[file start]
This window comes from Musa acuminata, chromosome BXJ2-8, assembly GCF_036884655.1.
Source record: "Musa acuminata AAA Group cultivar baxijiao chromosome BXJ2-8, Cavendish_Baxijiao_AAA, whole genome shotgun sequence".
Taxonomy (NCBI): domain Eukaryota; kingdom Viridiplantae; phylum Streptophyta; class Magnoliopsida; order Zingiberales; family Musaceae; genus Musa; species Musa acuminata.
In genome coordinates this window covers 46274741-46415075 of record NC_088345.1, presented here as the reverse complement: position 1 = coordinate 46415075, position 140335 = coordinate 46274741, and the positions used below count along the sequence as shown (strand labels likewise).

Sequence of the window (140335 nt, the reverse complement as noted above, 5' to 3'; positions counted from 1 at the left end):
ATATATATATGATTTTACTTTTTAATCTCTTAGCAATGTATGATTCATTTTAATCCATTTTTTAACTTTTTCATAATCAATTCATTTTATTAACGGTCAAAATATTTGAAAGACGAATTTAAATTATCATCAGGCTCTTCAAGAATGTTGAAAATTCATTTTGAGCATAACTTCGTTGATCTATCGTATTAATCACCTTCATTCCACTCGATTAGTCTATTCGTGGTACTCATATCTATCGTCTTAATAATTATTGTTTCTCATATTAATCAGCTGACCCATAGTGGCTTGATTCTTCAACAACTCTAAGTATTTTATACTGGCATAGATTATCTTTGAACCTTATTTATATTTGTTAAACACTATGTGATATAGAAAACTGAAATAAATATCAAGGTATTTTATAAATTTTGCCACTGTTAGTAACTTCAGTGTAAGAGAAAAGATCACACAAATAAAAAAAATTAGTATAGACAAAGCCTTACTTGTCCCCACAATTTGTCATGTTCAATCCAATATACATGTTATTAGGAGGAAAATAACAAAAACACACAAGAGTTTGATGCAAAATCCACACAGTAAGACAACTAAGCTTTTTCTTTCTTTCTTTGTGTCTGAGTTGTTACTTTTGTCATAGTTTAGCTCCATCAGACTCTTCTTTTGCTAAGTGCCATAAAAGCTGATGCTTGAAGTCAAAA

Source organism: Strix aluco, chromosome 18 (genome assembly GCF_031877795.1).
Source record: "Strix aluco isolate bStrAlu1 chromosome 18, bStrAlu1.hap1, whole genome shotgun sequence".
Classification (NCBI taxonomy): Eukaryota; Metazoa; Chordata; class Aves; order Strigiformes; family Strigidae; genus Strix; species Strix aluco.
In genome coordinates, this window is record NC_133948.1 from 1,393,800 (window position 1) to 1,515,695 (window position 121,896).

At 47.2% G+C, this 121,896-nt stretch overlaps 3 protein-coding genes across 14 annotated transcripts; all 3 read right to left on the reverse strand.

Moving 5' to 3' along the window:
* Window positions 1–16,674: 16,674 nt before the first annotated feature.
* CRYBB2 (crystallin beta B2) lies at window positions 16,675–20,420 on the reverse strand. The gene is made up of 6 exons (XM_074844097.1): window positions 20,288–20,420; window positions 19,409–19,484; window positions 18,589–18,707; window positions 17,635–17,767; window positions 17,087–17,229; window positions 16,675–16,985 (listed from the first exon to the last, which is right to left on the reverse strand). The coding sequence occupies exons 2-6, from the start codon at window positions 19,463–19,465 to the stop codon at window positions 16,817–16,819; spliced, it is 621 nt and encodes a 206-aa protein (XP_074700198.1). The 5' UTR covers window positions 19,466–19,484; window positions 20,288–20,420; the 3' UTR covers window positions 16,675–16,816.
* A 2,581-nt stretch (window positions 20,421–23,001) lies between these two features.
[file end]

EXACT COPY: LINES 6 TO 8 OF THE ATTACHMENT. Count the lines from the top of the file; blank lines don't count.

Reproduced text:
ATATATATATGATTTTACTTTTTAATCTCTTAGCAATGTATGATTCATTTTAATCCATTTTTTAACTTTTTCATAATCAATTCATTTTATTAACGGTCAAAATATTTGAAAGACGAATTTAAATTATCATCAGGCTCTTCAAGAATGTTGAAAATTCATTTTGAGCATAACTTCGTTGATCTATCGTATTAATCACCTTCATTCCACTCGATTAGTCTATTCGTGGTACTCATATCTATCGTCTTAATAATTATTGTTTCTCATATTAATCAGCTGACCCATAGTGGCTTGATTCTTCAACAACTCTAAGTATTTTATACTGGCATAGATTATCTTTGAACCTTATTTATATTTGTTAAACACTATGTGATATAGAAAACTGAAATAAATATCAAGGTATTTTATAAATTTTGCCACTGTTAGTAACTTCAGTGTAAGAGAAAAGATCACACAAATAAAAAAAATTAGTATAGACAAAGCCTTACTTGTCCCCACAATTTGTCATGTTCAATCCAATATACATGTTATTAGGAGGAAAATAACAAAAACACACAAGAGTTTGATGCAAAATCCACACAGTAAGACAACTAAGCTTTTTCTTTCTTTCTTTGTGTCTGAGTTGTTACTTTTGTCATAGTTTAGCTCCATCAGACTCTTCTTTTGCTAAGTGCCATAAAAGCTGATGCTTGAAGTCAAAA

Source organism: Strix aluco, chromosome 18 (genome assembly GCF_031877795.1).
Source record: "Strix aluco isolate bStrAlu1 chromosome 18, bStrAlu1.hap1, whole genome shotgun sequence".